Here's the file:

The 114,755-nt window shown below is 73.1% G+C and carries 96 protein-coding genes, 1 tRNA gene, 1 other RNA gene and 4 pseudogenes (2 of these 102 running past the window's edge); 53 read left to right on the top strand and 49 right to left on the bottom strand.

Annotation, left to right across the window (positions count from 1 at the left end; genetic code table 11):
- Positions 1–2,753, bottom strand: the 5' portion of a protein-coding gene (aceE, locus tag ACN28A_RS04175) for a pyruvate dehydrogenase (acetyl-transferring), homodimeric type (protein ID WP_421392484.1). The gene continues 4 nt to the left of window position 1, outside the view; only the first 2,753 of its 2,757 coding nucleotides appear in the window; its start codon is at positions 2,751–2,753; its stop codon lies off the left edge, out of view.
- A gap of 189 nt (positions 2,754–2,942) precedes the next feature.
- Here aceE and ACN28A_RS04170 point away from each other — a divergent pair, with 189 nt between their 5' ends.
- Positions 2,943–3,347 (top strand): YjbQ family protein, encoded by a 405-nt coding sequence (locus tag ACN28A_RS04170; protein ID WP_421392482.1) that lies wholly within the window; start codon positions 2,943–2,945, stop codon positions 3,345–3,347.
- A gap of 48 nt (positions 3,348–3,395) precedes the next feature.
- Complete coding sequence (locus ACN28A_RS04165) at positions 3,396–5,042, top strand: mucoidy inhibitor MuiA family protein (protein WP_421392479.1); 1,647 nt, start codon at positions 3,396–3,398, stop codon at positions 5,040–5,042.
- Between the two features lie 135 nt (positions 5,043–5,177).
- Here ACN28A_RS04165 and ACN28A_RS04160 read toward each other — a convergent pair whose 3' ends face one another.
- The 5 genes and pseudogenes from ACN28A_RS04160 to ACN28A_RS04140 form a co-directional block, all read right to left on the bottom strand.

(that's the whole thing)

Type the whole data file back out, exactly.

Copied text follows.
The 114,755-nt window shown below is 73.1% G+C and carries 96 protein-coding genes, 1 tRNA gene, 1 other RNA gene and 4 pseudogenes (2 of these 102 running past the window's edge); 53 read left to right on the top strand and 49 right to left on the bottom strand.

Annotation, left to right across the window (positions count from 1 at the left end; genetic code table 11):
- Positions 1–2,753, bottom strand: the 5' portion of a protein-coding gene (aceE, locus tag ACN28A_RS04175) for a pyruvate dehydrogenase (acetyl-transferring), homodimeric type (protein ID WP_421392484.1). The gene continues 4 nt to the left of window position 1, outside the view; only the first 2,753 of its 2,757 coding nucleotides appear in the window; its start codon is at positions 2,751–2,753; its stop codon lies off the left edge, out of view.
- A gap of 189 nt (positions 2,754–2,942) precedes the next feature.
- Here aceE and ACN28A_RS04170 point away from each other — a divergent pair, with 189 nt between their 5' ends.
- Positions 2,943–3,347 (top strand): YjbQ family protein, encoded by a 405-nt coding sequence (locus tag ACN28A_RS04170; protein ID WP_421392482.1) that lies wholly within the window; start codon positions 2,943–2,945, stop codon positions 3,345–3,347.
- A gap of 48 nt (positions 3,348–3,395) precedes the next feature.
- Complete coding sequence (locus ACN28A_RS04165) at positions 3,396–5,042, top strand: mucoidy inhibitor MuiA family protein (protein WP_421392479.1); 1,647 nt, start codon at positions 3,396–3,398, stop codon at positions 5,040–5,042.
- Between the two features lie 135 nt (positions 5,043–5,177).
- Here ACN28A_RS04165 and ACN28A_RS04160 read toward each other — a convergent pair whose 3' ends face one another.
- The 5 genes and pseudogenes from ACN28A_RS04160 to ACN28A_RS04140 form a co-directional block, all read right to left on the bottom strand.